The Devil on All Sides has an eerie suspense to it, but the dialogue seems to be about as successful as a shelling exercise: some of the lines are right on target; some resound, but only from the shrapnel of afterthought; others fall flat; and some seem to have been written simply to help the playwright find the mark he wants to hit. The scenes bleed rapidly into one another, but there's never an adjustment in tone. Our elegiac hero, Lorko, flees from conscription, hitching rides first with an Italian, then with a Frenchman; at the same time, his brother Jovan and his best friend Alexander keep returning from evening skirmishes to commiserate with Sladjana and Vid (Lorko's parents) over a bowl of bouillon. As the characters evolve, Lorko starts to hallucinate them, especially his Muslim wife, Elma, but because these scenes are all so similar, they often take up the redundancy of war.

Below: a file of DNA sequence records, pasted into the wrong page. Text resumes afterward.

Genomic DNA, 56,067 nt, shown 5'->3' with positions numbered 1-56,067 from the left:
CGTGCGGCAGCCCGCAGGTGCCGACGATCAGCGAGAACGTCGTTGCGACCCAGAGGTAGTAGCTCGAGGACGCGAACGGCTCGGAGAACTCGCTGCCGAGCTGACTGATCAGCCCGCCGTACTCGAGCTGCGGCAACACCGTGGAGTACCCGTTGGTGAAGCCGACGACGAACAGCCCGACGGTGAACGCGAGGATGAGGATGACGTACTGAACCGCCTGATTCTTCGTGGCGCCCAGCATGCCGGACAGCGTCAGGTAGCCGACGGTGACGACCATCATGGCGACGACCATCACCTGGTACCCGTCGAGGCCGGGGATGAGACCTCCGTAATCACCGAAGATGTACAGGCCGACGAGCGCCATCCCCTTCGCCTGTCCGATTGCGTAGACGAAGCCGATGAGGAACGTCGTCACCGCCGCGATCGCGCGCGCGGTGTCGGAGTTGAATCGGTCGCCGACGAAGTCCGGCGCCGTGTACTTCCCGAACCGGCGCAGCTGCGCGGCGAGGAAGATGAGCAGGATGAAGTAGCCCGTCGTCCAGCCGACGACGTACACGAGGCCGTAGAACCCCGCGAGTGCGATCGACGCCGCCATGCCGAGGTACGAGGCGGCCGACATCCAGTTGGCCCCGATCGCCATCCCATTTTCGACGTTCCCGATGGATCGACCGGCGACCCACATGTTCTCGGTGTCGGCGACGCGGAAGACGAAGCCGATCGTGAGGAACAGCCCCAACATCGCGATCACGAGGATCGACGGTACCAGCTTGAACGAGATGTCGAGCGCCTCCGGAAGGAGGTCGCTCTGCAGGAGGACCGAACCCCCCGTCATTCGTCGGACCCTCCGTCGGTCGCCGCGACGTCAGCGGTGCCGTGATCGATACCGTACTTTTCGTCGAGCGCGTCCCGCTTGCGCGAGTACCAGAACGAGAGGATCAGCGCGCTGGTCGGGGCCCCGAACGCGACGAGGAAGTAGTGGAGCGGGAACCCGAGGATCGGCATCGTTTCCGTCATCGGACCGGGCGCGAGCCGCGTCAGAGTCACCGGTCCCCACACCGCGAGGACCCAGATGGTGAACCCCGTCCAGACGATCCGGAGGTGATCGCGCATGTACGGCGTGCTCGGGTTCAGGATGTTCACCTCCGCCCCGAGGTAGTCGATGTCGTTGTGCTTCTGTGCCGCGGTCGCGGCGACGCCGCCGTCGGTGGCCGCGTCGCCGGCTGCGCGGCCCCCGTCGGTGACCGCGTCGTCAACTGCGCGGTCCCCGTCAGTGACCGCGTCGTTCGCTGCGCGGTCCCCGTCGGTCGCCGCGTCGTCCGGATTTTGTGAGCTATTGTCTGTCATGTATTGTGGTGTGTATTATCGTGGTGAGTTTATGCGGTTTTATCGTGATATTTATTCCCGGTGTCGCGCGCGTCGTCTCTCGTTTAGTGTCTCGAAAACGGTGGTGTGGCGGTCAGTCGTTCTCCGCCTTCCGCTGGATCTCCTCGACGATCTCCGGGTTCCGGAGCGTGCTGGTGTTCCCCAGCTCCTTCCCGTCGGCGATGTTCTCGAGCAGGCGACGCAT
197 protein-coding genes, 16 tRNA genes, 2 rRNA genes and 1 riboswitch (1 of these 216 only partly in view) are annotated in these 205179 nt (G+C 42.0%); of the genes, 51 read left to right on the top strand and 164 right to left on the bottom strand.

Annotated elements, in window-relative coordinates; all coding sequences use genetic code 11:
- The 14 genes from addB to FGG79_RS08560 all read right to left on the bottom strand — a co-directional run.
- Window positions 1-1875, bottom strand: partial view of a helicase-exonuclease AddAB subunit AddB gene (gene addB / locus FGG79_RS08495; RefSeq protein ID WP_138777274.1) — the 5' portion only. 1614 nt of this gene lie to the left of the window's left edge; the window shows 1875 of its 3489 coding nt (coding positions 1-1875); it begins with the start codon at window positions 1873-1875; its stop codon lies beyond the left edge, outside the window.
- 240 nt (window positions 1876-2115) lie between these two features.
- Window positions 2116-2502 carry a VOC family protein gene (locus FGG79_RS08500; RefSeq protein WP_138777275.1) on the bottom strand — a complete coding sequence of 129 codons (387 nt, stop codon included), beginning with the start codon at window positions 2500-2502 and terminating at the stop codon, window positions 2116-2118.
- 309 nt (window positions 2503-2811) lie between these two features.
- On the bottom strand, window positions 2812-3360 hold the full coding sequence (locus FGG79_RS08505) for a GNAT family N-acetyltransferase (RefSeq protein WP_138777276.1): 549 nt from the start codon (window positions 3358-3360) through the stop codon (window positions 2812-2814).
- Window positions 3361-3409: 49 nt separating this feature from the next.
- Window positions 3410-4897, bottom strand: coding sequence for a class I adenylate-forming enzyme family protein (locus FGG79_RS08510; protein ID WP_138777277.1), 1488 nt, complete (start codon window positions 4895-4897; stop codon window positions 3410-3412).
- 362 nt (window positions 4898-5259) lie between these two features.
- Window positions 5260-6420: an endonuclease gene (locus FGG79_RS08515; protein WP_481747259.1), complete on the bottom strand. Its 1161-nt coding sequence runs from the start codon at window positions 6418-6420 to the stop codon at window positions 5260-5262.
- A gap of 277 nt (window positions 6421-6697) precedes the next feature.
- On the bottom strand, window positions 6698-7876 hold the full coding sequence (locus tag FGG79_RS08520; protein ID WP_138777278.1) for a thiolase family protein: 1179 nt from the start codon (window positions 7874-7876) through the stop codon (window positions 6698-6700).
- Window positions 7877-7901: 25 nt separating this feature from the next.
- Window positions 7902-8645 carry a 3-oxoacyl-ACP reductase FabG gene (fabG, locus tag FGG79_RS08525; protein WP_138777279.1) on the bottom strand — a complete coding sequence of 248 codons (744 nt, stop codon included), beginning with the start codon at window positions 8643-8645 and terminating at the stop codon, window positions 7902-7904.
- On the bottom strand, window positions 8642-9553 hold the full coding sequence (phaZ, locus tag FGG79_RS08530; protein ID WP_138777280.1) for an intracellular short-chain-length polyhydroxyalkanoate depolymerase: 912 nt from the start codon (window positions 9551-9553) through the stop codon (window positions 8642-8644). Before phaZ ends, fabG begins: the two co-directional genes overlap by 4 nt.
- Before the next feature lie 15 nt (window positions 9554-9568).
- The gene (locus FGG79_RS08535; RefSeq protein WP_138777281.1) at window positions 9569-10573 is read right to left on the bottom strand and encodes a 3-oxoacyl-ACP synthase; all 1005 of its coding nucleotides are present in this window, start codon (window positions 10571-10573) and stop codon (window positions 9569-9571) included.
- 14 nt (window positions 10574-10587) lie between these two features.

That's where the direction comes in: The Devil on All Sides works hard to build beauty from routine, which is a fitting style for a war play. A series of Tetris-shaped rubble is manipulated into various objects, a large tapestry serves either to project ominous shadows or to reveal more intimate spaces, and popular music (like "Bridge Over Troubled Waters") helps to close the distance between Them and Us. The best scenes do even more to break these barriers: early on, Alexander and Jovan flee the enemy, but they do so while sitting, doing a jerky series of movement that almost looks like they're playing a video game. When the lights come on and we see that Alexander's eyes have been gouged out, it's shocking. This is then turned to farce (he continues to fight and continues to be mutilated) and then to reality, when the bombs start dropping on Jovan's house and the childishness turns to an uglier coming of age. Of course, we also get flowers bursting out of people's mouths and some inexplicable blocking choices involving crawlspaces and reverse trust-falls, so it's not all brilliant work.